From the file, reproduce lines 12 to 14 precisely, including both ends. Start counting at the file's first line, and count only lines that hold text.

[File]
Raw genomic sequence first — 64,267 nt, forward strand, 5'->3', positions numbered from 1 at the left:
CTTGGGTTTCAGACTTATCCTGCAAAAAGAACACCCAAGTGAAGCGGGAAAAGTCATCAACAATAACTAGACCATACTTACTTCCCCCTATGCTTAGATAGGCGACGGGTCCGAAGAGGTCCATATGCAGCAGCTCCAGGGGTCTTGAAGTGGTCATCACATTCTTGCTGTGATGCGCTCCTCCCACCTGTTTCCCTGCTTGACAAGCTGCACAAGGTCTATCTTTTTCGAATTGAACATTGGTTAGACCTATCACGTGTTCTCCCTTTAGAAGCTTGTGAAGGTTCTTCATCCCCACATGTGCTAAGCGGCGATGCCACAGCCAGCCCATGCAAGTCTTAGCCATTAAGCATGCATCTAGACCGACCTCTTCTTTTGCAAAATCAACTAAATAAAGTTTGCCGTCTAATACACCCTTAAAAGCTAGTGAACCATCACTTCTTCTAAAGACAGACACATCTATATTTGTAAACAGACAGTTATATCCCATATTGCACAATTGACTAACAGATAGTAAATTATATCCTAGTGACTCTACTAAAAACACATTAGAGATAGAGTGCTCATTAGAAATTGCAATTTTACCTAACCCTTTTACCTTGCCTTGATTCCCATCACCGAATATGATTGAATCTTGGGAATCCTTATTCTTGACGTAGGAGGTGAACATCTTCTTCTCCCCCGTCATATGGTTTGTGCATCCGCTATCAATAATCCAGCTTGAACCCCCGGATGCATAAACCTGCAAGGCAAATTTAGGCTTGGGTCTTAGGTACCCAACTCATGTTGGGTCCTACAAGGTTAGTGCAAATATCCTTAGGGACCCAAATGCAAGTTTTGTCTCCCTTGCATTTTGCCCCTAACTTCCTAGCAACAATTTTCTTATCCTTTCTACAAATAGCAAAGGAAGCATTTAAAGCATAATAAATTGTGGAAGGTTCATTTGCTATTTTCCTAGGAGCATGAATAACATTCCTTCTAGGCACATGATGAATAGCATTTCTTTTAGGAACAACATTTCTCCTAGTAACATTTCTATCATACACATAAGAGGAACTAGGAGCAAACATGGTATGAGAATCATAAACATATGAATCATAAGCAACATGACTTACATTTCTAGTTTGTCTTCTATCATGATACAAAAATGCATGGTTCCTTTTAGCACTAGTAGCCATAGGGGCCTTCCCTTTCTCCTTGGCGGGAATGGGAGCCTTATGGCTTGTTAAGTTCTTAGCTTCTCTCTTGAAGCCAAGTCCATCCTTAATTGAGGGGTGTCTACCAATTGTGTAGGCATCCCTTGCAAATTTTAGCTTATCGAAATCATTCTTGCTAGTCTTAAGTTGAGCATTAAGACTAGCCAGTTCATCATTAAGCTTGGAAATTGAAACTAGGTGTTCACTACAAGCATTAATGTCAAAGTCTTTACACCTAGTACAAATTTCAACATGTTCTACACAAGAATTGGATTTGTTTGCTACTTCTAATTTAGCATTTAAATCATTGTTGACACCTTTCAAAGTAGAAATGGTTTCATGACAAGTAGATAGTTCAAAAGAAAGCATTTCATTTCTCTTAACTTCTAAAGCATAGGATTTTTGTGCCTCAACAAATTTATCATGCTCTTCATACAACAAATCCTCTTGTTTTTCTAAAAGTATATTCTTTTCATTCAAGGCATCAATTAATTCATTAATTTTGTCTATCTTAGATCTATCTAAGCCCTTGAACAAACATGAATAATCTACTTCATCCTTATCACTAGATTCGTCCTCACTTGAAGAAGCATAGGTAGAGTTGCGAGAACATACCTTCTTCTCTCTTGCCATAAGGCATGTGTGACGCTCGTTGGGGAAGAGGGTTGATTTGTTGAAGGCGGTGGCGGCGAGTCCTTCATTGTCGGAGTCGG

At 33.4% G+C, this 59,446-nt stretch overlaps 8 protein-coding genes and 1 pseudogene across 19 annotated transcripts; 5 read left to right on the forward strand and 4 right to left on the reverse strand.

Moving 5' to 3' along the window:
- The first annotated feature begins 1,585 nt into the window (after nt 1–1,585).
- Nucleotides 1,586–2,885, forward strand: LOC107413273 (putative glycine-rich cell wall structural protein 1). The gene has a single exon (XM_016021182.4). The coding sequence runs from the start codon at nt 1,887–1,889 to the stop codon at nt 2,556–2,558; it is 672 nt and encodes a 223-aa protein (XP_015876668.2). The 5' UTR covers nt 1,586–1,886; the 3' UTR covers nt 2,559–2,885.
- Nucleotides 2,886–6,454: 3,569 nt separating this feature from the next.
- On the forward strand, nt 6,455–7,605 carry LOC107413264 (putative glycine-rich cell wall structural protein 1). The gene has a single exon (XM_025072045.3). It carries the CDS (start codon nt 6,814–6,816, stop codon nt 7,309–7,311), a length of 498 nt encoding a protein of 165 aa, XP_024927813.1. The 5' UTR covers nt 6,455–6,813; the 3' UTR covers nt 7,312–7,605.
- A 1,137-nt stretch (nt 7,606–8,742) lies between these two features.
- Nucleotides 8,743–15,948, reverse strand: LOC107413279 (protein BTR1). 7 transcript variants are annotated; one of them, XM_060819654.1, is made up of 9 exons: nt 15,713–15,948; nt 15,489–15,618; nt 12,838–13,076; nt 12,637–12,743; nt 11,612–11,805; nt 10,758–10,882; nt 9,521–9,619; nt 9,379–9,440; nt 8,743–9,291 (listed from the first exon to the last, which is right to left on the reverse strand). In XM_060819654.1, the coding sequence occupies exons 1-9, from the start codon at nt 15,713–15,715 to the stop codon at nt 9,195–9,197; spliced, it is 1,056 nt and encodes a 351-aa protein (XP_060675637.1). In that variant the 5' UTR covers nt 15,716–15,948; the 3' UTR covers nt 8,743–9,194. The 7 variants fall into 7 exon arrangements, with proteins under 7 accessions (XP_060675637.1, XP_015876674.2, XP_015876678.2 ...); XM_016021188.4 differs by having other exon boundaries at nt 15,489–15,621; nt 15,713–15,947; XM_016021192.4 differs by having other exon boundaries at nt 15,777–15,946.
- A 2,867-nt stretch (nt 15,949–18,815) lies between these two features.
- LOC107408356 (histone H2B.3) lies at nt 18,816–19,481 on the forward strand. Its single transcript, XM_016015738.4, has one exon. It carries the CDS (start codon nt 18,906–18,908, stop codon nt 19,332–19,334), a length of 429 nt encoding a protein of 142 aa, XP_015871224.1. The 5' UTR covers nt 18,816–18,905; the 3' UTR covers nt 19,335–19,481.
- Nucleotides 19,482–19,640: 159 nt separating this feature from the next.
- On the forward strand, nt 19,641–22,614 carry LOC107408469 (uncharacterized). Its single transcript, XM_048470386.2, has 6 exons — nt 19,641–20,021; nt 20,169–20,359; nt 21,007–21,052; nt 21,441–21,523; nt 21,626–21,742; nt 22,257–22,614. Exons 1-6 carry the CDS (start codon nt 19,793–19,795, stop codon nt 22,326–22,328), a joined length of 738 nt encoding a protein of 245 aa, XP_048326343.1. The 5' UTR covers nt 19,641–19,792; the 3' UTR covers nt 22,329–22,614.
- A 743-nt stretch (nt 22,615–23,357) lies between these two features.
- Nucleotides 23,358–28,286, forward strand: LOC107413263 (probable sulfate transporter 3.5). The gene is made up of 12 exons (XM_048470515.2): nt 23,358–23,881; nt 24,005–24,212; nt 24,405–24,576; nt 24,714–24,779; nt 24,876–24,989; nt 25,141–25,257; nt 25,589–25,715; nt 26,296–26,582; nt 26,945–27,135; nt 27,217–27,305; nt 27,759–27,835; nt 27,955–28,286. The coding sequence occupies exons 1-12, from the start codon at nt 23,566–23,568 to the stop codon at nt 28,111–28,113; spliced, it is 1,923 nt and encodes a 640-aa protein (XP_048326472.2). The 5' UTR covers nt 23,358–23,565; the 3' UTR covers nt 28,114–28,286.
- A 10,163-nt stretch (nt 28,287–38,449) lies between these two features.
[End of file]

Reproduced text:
- LOC107408356 (histone H2B.3) lies at nt 18,816–19,481 on the forward strand. Its single transcript, XM_016015738.4, has one exon. It carries the CDS (start codon nt 18,906–18,908, stop codon nt 19,332–19,334), a length of 429 nt encoding a protein of 142 aa, XP_015871224.1. The 5' UTR covers nt 18,816–18,905; the 3' UTR covers nt 19,335–19,481.
- Nucleotides 19,482–19,640: 159 nt separating this feature from the next.
- On the forward strand, nt 19,641–22,614 carry LOC107408469 (uncharacterized). Its single transcript, XM_048470386.2, has 6 exons — nt 19,641–20,021; nt 20,169–20,359; nt 21,007–21,052; nt 21,441–21,523; nt 21,626–21,742; nt 22,257–22,614. Exons 1-6 carry the CDS (start codon nt 19,793–19,795, stop codon nt 22,326–22,328), a joined length of 738 nt encoding a protein of 245 aa, XP_048326343.1. The 5' UTR covers nt 19,641–19,792; the 3' UTR covers nt 22,329–22,614.